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New 21 CFR Part 11 Guidance Emphasizes Data Integrity

21 CFR Part 11 (Title 21–Food And Drugs Chapter I–Food And Drug Administration Department Of Health And Human Services Subchapter A–General Part 11 Electronic Records; Electronic Signatures) is arguably the most universally present regulation for life sciences companies. Whether you’re a VP of quality or a machine operator, 21 CFR Part 11 has implications to your role. That said, in spite of its ubiquitousness, it is a regulation that is frequently pointed to for inadequate scope and/or unclear standards.

In recent regulatory revisions, the FDA did take the opportunity to offer more structured guidance around a few areas.  This includes but is not limited to two key guidance documents:

Use of Electronic Records and Electronic Signatures in Clinical Investigations Under Part 11—Questions and Answers; Draft Guidance for Industry; Availability

Data Integrity and Compliance With cGMP Guidance for Industry

Key FDA guidance points pertaining to 21 CFR Part 11 include:

New 21 CFR Part 11 guidance emphasizes data integrity

This guidance is the result of FDA observations in the recent years involving significant breaches in product, clinical, and quality data integrity that directly placed patient safety at risk.

The FDA expects that data be reliable and accurate. CGMP regulations and guidance allow for flexible and risk-based strategies to prevent and detect data integrity issues. Firms are directed to implement meaningful and effective strategies to manage their data integrity risks based upon their process understanding and knowledge management of technologies and business processes.

The FDA has a renewed interest in electronic record audit trails

Electronic record audit trails have gained intensified focus by the agency in recent inspections.

The FDA continues to require the use of secure, computer-generated, time-stamped audit trails to independently record the date and time of operator entries and actions that create, modify, or delete electronic records. Also, record changes shall not obscure previously recorded information. Such audit trail documentation shall be retained for a period at least as long as that required for the subject electronic records and shall be available for agency review and copying.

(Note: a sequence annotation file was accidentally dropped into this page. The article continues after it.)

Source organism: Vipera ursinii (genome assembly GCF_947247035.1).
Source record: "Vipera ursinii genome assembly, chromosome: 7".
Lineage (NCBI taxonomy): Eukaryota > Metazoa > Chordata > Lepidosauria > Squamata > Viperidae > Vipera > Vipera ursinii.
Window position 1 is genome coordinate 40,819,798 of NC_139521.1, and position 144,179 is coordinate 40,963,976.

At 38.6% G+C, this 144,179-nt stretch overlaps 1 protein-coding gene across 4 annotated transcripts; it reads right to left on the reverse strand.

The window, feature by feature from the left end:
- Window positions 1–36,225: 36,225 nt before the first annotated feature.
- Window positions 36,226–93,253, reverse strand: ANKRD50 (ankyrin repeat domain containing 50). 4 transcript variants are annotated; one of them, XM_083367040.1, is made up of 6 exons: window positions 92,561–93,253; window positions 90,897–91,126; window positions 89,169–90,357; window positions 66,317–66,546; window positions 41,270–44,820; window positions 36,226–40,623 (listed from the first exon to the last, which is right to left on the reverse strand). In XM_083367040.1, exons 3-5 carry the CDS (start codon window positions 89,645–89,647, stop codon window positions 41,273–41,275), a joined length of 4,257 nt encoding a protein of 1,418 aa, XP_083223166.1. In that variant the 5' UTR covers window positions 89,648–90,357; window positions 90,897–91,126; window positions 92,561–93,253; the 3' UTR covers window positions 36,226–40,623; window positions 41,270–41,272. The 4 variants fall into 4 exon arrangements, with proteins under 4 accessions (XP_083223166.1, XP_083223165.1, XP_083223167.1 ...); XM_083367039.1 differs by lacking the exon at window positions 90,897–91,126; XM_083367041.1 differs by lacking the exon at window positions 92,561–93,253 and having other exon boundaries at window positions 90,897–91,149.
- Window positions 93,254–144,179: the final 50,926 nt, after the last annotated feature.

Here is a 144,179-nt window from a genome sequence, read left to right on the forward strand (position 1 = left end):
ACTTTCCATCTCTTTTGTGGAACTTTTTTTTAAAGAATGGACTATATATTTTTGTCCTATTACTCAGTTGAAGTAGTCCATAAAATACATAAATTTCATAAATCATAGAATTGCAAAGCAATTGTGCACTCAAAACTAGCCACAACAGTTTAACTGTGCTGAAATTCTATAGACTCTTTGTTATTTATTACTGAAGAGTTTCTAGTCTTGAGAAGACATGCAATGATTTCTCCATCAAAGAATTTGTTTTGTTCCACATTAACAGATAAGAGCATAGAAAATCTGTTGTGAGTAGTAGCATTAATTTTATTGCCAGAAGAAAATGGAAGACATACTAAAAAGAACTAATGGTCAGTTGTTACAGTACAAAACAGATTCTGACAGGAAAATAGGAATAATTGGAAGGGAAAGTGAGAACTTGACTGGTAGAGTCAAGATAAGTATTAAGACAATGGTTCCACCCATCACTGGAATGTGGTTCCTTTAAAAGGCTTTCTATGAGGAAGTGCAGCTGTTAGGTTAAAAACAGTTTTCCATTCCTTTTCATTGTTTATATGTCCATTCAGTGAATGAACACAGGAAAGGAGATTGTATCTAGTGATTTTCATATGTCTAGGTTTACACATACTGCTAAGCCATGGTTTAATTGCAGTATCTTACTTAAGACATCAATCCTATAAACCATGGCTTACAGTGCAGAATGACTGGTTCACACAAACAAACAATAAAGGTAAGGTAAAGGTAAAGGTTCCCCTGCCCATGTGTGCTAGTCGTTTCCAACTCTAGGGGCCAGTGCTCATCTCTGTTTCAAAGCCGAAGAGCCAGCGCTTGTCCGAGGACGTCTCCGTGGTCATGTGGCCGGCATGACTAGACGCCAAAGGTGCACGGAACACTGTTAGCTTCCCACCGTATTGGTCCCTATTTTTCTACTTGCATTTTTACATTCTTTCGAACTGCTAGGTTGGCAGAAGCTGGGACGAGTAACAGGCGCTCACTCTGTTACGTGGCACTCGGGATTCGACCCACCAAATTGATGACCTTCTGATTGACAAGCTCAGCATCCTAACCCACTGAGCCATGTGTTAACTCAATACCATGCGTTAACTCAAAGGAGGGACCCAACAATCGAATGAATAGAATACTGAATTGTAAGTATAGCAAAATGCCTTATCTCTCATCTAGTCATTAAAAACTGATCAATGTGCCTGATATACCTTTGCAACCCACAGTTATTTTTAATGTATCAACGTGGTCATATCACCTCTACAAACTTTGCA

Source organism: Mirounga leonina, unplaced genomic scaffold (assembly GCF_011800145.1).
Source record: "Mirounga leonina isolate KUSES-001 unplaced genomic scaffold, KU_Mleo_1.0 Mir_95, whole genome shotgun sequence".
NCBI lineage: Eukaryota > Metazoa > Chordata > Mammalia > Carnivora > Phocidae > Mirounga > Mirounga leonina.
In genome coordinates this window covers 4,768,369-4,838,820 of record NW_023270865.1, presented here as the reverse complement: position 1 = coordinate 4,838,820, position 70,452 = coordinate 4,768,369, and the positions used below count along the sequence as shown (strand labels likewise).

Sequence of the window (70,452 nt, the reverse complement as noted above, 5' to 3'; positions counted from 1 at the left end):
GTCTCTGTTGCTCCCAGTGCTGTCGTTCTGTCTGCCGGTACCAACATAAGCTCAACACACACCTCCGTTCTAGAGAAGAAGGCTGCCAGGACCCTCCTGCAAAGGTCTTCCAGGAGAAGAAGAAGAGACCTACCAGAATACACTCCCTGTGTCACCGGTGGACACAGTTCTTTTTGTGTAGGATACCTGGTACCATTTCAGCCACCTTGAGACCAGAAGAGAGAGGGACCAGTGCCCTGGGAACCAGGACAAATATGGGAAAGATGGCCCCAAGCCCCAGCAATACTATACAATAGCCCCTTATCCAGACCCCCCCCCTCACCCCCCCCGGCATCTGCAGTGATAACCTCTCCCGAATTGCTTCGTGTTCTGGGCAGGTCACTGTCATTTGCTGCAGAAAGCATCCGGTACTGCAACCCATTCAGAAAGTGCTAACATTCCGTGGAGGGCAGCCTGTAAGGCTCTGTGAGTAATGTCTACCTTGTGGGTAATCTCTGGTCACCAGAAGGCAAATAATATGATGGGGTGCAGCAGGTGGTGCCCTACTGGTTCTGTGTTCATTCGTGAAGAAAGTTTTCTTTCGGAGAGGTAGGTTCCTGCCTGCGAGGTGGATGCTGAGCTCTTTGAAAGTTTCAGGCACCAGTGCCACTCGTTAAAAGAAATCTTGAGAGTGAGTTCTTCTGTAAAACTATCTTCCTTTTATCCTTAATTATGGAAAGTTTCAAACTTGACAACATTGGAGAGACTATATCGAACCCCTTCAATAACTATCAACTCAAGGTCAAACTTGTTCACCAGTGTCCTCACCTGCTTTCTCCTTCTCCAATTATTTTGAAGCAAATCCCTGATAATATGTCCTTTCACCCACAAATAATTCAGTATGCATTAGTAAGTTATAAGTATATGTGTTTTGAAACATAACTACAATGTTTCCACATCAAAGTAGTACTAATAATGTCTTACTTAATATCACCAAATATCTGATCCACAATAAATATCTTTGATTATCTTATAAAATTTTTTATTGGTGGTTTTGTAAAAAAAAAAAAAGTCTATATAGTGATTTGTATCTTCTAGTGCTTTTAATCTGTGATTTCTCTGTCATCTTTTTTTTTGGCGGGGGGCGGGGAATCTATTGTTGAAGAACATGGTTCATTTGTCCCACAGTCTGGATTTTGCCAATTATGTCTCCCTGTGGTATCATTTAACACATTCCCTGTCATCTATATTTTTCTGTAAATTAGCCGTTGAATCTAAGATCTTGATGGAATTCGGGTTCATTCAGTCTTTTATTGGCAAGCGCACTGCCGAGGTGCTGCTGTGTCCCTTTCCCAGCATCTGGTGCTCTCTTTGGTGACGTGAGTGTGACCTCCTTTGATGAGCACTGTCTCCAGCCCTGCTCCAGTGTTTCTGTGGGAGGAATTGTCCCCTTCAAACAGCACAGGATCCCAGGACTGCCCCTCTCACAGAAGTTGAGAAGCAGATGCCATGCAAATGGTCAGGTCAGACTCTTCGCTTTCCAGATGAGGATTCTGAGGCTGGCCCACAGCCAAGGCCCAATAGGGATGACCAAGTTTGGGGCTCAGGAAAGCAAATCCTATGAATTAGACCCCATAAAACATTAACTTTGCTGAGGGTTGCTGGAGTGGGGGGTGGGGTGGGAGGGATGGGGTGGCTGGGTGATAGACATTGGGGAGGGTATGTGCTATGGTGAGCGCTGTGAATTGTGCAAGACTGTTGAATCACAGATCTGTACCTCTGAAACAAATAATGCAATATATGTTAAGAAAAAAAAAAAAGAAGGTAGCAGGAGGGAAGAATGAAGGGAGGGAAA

The agency recommends that audit trails that capture changes to critical data be reviewed with each record and before final approval of the record. Audit trails subject to regular review should include, but are not limited to:

  • Change history of finished product test results
  • Changes to sample run sequences
  • Changes to sample identification; and
  • Changes to critical process parameters.

The FDA judges integrity of electronic records and data in part by the effectiveness of a firm’s ability to demonstrate control over audit trials on cGxP systems.

Manufacturers are expected to demonstrate controls of systems used for electronic record management

The agency continues to require firms to exercise appropriate controls to assure that only authorized personnel make changes to computerized MPCRs, or other records, or input laboratory data into computerized records, and must implement documentation controls that ensure actions are attributable to a specific individual.  While this is not a new regulatory requirement, the Food and Drug Administration is focusing attention on cGxP computerized system security and controls.

Although the recent regulatory revisions were minimal, there are some clear impacts for life sciences companies. As your business begins to evaluate the revisions and potential effects on your strategy and operations, consider a holistic assessment of your approach to data integrity. Without fail, the FDA continues to emphasize the importance of data integrity through both enforcement actions and regulatory revisions. A proactive approach to managing data will pay off huge dividends for your future standing, both legally and financially.

Co-authorship and contributions by Bill Gates

Tags: Data Integrity, Strategy & Compliance